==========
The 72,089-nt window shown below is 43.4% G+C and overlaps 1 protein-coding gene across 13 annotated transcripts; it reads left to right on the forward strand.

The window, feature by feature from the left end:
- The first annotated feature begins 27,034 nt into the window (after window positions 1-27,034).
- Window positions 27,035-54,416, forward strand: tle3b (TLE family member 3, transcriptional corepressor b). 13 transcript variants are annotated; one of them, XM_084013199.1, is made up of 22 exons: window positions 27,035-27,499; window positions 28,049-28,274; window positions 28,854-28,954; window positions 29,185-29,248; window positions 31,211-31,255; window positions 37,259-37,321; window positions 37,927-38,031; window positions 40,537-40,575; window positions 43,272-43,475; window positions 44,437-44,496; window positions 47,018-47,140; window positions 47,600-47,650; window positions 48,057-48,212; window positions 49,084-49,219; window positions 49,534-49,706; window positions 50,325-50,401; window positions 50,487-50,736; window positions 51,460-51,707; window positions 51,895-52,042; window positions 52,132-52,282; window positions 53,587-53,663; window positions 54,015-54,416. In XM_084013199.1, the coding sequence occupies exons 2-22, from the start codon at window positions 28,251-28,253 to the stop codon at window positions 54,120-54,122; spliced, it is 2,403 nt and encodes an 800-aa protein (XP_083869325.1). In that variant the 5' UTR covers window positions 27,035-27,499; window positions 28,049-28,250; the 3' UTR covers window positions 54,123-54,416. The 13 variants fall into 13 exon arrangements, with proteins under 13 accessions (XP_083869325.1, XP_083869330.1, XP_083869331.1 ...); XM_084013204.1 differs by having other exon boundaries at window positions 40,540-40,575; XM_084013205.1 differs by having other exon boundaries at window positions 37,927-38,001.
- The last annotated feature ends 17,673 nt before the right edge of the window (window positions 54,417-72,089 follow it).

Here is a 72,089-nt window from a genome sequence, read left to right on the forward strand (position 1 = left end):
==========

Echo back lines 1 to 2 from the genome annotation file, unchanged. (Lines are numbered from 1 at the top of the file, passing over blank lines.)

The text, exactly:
The 72,089-nt window shown below is 43.4% G+C and overlaps 1 protein-coding gene across 13 annotated transcripts; it reads left to right on the forward strand.

The window, feature by feature from the left end: